Neuroscience Says You’ll Be Happier, Less Stressed, and More Productive When You Stop Doing This 1 Thing

You can improve your mood and your outlook — and train your brain to think this way — by refusing to do one thing most people can’t resist.

Practice doesn’t make perfect. Neither does perfect practice (even if Vince Lombardi actually did say it does).

But deep, deliberate practice, a form of training that involves concentration, effort, and a steady stream of critical feedback, can help improve any skill up to 10 times faster than conventional practice.

Practice with that level of focus and your brain forms myelin, a microscopic neural substance that adds considerable speed and accuracy to thoughts and movement. Myelin is kind of like a muscle, except instead of strengthening your body, it strengthens neural pathways related to particular skill.

That’s great, but then there’s this: Your body doesn’t make value judgments. Practicing something that isn’t good for you will also alter your brain.

Neural networks are built on synapses, small gaps at the end of neurons that allow electrical or chemical signals to pass from one neuron to the next. That’s how nerve cells connect with each other. Every time a charge is triggered, the synapses move microscopically closer together to decrease the distance and therefore the lag time.

Basically your body adapts. And that adaptation helps build patterns of thought and behavior.

The result is a virtuous cycle if you’re trying to learn a helpful new skill, and a vicious cycle if you regularly do something less positive.

Like complaining.

Think of it as a bizarre version of the Law of Attraction: Complaining will cause you to “attract” more experiences you can complain about (except this phenomenon is based on science, not philosophy).

Complain, and over time it’s easier to be negative than to be positive. Complain often enough and complaining can become a default behavior. This is one reason some people seem to always be able to find something to complain about.

They’ll say they’re perfectionists. They’ll say they just have extremely high standards.

But really, they’ve just learned to complain.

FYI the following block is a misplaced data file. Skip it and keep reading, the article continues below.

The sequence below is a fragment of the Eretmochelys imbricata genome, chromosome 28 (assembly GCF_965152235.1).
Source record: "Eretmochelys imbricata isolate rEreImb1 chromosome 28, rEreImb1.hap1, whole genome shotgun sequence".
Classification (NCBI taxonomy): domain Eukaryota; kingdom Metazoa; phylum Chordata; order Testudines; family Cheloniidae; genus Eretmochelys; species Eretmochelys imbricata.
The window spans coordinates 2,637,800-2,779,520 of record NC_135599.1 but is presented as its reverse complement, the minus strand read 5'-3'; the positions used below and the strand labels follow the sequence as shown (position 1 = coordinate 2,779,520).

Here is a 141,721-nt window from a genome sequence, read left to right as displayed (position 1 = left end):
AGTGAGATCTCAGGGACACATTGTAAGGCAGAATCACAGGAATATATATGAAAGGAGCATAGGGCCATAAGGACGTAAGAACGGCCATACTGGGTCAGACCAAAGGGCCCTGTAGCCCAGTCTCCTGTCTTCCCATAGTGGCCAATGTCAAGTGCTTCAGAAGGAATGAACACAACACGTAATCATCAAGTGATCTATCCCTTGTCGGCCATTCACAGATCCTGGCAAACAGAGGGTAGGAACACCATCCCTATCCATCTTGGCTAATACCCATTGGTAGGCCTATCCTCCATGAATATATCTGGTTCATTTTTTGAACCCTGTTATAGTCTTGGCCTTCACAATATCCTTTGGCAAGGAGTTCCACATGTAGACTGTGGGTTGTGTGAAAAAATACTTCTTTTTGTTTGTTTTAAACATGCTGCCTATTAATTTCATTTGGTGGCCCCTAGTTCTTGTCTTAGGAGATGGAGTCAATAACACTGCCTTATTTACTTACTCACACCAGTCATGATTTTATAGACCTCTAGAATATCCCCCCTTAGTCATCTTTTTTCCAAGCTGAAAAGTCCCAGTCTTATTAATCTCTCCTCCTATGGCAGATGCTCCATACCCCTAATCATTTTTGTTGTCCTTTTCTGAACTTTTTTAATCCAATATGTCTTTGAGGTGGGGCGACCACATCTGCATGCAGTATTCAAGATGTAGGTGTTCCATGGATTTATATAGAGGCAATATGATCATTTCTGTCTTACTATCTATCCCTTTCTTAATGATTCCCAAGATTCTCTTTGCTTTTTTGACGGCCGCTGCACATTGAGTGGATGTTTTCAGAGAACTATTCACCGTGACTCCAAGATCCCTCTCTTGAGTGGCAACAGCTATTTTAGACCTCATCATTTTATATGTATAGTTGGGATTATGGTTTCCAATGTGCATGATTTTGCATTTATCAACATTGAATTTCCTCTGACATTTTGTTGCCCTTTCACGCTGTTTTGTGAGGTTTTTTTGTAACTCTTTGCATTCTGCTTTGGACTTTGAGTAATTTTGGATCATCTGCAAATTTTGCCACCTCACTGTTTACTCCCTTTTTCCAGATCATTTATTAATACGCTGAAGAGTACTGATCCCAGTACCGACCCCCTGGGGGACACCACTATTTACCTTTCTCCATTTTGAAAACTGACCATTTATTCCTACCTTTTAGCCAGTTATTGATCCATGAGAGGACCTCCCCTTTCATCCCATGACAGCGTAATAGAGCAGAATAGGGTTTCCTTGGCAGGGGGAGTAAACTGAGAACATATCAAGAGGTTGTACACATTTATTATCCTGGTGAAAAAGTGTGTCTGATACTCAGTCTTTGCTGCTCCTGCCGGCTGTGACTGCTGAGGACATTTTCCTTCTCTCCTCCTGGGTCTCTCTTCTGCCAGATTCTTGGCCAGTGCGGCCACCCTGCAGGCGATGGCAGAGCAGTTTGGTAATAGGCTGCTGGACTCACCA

And trained their neural pathways to be really good at complaining.

Venting Won’t Make You Feel Better. Science Says So.

I know what you’re thinking: When you’re mad, upset, frustrated, etc., releasing those negative feelings helps you feel better.

Nope: Science says whining about your problems actually makes you feel worse, not better.

As my Inc. colleague Jessica Stillman writes, grumbling, venting, and expressing dissatisfaction doesn’t help. According to one study, venting just makes you feel worse: In fact, the more participants vented the worse they felt their day had gone.

And those negative feelings last. As the researchers write:

[Participants] not only reported lower momentary mood and less satisfaction and pride with the work they’d been doing that same day … but they also tended to experience lower mood the next morning … and lower pride in next-day accomplishments.

And if that’s not enough, those feelings affect the people around you.

If, as Jim Rohn says, you are the average of the five people you hang out with, and one or two of those people tend to complain a lot, research shows that their bad mood affects yours.

Just as yours affects them.

Which should be the last thing you want to do to people you care about.

So Instead of Complaining …

How you react — to anything — is a choice.

If something bad happens, you get to choose how you’ll respond. If something goes wrong, you get to choose how you’ll respond.

If someone does something you don’t like, you get to choose how you’ll respond.

That’s an underlying premise of Stoicism: While you can never control everything that happens, you can always control how you respond.

The next time something goes wrong, don’t waste time complaining. Put that same effort into making the situation better: Talk about how you’ll make things better. Or what you’ll do next time. Or won’t do next time.

Even if you have that conversation only with yourself.

Practice responding that way and in time you’ll build up neural pathways that make responding that way even easier.

In effect, being positive will become a skill — one you built through deep, deliberate practice.

But don’t stop there. When the people around you complain, definitely listen–but then help them focus on helping them find ways to improve the situation.

After all: Friends don’t let friends whine.

Friends help friends make their lives better.

Source: inc.com